It is a great pleasure to welcome my colleague, Michel Barnier, to Israel and to our capital, Jerusalem.
Israel and France share close ties in all fields, both at the governmental level and in all walks of life. I am pleased to have this opportunity to discuss with my colleague concrete ways in which we can promote and enhance these relations. We see France as an example for all of Europe in her determination not to let differences of opinion on tactical issues in the peace process get in the way of our mutual desire to promote our bilateral cooperation.
Particularly at a time when anti-Semitism continues to threaten, and when anti-Israeli hostility is also apparent in many quarters, it is important that both governments work together. We must build a positive agenda of dialogue and cooperation on all issues, to combat those who breed hate and conflict. Israel welcomes the determined response of the French authorities – under the leadership of President Chirac – to the danger of anti-Semitism, and we call on the French government to continue doing everything in its power to ensure that all expressions of verbal and physical violence against Jews and Israel are stopped.
France and Israel also have many shared concerns and challenges in the international arena, and today we discussed how we can work together with the international community effectively to address them.
At the top of our agenda is the threat posed by Iran’s nuclear program. Israel welcomes the efforts of France, together with Germany and Britain, to address this matter. Today I reiterated to my colleague Israel’s conviction of the need to intensify the diplomatic pressure on Iran to ensure that this international effort is successful.
Iran is also the world’s No. 1 state sponsor of terrorism. Israel remains convinced that all those involved in terror, including states like Iran and Syria that actively support terrorist groups, must be isolated and held to account for their actions. In this context we welcome the international community’s recognition of the need for Syria to end its occupation of Lebanon and to dismantle the terrorist organizations operating there. We call on all states to demand Syrian compliance with Security Council Resolution 1559.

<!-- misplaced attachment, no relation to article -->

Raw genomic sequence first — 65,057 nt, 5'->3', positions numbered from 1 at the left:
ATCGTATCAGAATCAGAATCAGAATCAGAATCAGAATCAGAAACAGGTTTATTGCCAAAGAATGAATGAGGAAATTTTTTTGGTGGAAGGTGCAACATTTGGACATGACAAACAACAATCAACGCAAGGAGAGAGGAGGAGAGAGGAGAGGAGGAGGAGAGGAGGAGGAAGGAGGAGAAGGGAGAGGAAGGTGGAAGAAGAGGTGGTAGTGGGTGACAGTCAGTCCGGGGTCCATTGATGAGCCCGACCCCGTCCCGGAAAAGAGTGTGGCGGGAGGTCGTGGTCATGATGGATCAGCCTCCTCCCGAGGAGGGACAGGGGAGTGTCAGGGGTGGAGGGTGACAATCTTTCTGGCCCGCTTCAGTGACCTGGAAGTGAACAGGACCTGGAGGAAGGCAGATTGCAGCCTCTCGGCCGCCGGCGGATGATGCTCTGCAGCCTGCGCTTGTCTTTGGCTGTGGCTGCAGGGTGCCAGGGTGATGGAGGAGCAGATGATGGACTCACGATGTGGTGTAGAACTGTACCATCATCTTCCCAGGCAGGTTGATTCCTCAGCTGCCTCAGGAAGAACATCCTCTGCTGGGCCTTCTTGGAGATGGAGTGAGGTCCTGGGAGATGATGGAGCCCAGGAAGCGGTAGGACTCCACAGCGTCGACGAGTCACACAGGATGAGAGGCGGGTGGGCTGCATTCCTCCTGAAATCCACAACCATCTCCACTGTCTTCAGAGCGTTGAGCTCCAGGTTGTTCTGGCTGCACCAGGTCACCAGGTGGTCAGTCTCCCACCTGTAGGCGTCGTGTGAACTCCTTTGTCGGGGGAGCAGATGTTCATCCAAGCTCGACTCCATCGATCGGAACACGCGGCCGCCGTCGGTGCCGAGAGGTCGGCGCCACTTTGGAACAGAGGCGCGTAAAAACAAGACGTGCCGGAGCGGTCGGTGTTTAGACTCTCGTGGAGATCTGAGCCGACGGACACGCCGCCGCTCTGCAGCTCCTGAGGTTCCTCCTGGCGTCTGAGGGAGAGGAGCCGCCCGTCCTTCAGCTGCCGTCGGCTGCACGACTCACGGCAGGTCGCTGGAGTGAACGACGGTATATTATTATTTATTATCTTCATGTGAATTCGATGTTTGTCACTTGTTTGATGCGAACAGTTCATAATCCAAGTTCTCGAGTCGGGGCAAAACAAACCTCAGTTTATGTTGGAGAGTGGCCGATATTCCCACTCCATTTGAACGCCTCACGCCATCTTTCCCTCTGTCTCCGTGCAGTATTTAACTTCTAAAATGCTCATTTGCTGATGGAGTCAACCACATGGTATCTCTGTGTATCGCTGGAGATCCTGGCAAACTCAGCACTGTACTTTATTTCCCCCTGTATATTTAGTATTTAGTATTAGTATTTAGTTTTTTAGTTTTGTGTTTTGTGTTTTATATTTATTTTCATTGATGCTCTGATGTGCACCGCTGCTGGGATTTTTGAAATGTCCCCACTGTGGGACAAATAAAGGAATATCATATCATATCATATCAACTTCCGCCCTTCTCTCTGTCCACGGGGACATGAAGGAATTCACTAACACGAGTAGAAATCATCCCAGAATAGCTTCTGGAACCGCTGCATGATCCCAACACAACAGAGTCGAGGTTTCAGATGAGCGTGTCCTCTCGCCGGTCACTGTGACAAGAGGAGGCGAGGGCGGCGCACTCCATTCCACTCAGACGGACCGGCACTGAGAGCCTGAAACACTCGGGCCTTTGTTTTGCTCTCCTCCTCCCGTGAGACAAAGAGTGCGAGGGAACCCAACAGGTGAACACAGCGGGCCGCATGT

Regarding the Middle East, I updated the minister on the preparations for the Disengagement Plan, the schedule for implementation, and the current political situation regarding the question of a referendum. I reiterated to my colleague Israel’s commitment to a peaceful resolution of the conflict and our desire to work with a responsible Palestinian partner to this end. Sadly, no such partner exists at this time.
I called on France and Europe to bring their influence to bear on the Palestinian side to promote political reform and bring an end to terrorism and incitement. These are the conditions set by the international community in the Road Map for a return to the negotiating process. There is no shortcut to this goal.
Israel believes that Europe can make a real contribution to the efforts to promote this agenda. To this end, we believe that it is crucial for Europe to support those on the Palestinian side who are committed to reform and peace. There is no place in a Middle East that both Israel and France wish to see for those who are engaged in terror.
Once again, I wish to welcome Minister Barnier to Jerusalem and to wish him a successful and enjoyable visit.